News Release

Chiefs of Ontario

Taykwa Tagamou Nation Territory, ON) Ontario Regional Chief RoseAnne Archibald issued the following statement on the 6th anniversary of the Truth and Reconciliation Commission’s Release of the 94 Calls to Action:

“After last week’s discovery of the 215 children found in a mass grave at the former Kamloops Indian Residential School, Tk’emlúps te Secwépemc First Nation, First Nations communities, members and survivors from across the country are experiencing unimaginable grief as we mourn the loss of these precious souls,” said Ontario Regional Chief RoseAnne Archibald.

On June 5, 2015, the Truth and Reconciliation Commission released its 94 Calls to Action, which included individual instructions to guide governments, communities and faith groups down the road to reconciliation. Since the release of the TRC’s 94 Calls to Action in June 2015, only 10 have been completed, with 24 projects underway, 38 proposed, and 21 left yet to be addressed, according to CBC’s Beyond 94.

More than 130 residential schools were purposefully created to assimilate Indigenous people. More importantly, the Government of Canada and the Catholic Church were fully aware of these atrocities despite denials and cover-ups. The stories told by residential school survivors cannot be relegated to history as our family members continue to deal with the overwhelming impacts of intergenerational trauma from residential schools.

We must make strategic efforts in full partnership with all levels of government, guided by our First Nations traditions, to ensure our children, families and communities are respected, protected and treated with dignity. 

Today, I am calling for renewed efforts and an immediate action plan from Prime Minister Justin Trudeau, along with Premier Doug Ford to ensure that the 94 Calls to Action are fully implemented. It is through this work that we can begin to honour the 215 children found at the former Kamloops Indian Residential School and the many more who are buried in unmarked mass graves across Canada. Non-Indigenous people are now realizing that Canada’s history has not been fully told. There must be Truth before reconciliation. Therefore, I ask our allies to support and stand with us in our calls for action.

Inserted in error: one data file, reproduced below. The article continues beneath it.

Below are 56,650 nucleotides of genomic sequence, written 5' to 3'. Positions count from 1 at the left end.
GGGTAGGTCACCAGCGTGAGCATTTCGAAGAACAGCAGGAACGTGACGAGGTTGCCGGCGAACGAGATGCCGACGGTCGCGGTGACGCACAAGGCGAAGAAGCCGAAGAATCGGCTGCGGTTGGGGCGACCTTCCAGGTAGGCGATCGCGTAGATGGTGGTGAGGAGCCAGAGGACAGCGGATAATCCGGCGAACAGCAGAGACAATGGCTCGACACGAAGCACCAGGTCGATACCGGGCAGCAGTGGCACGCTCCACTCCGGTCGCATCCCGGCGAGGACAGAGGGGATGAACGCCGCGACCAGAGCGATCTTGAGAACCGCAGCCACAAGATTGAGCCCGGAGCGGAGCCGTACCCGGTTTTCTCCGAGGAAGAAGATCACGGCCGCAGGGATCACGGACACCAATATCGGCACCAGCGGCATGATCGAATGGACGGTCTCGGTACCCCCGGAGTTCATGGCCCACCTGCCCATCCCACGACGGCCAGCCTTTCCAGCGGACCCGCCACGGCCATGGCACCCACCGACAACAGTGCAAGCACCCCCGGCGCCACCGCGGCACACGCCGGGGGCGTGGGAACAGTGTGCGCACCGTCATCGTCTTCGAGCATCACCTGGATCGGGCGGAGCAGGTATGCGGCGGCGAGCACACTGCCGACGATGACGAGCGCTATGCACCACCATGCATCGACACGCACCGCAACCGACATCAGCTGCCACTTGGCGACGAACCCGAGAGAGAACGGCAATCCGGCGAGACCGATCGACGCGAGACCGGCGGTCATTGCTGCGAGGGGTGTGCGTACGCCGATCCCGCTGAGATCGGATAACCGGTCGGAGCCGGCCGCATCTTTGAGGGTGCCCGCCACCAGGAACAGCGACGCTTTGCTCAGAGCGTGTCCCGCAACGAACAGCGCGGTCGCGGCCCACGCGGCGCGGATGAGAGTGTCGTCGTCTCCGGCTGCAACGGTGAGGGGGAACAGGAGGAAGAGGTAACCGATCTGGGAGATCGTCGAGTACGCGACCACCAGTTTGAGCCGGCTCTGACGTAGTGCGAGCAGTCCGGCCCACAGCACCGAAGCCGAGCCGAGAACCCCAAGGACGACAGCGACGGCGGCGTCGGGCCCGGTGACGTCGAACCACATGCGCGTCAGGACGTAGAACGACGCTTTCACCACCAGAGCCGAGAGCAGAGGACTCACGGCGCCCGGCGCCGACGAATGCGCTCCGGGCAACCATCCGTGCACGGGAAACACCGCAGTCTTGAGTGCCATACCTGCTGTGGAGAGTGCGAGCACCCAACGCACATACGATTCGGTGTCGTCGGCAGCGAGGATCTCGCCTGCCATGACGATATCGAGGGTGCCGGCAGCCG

In closing, Regional Chief Archibald said, “This past week has been very emotional and traumatizing for all Canadians. We are hurting and we are mourning the loss of innocent children found in Kamloops B.C. and are preparing ourselves for more discoveries across Canada. I urge everyone to continue on their healing journey by embracing their pain and grief and transforming it into action. Our children deserve to be in the loving embrace of their families today and for generations to come.”


Ontario Regional Chief RoseAnne Archibald

About the Chiefs of Ontario

The Chiefs of Ontario is a political forum and a secretariat for collective decision-making, action, and advocacy for the 133 First Nation communities located within the boundaries of the province of Ontario, Canada. Follow Chiefs of Ontario on Facebook or Twitter @ChiefsOfOntario. 

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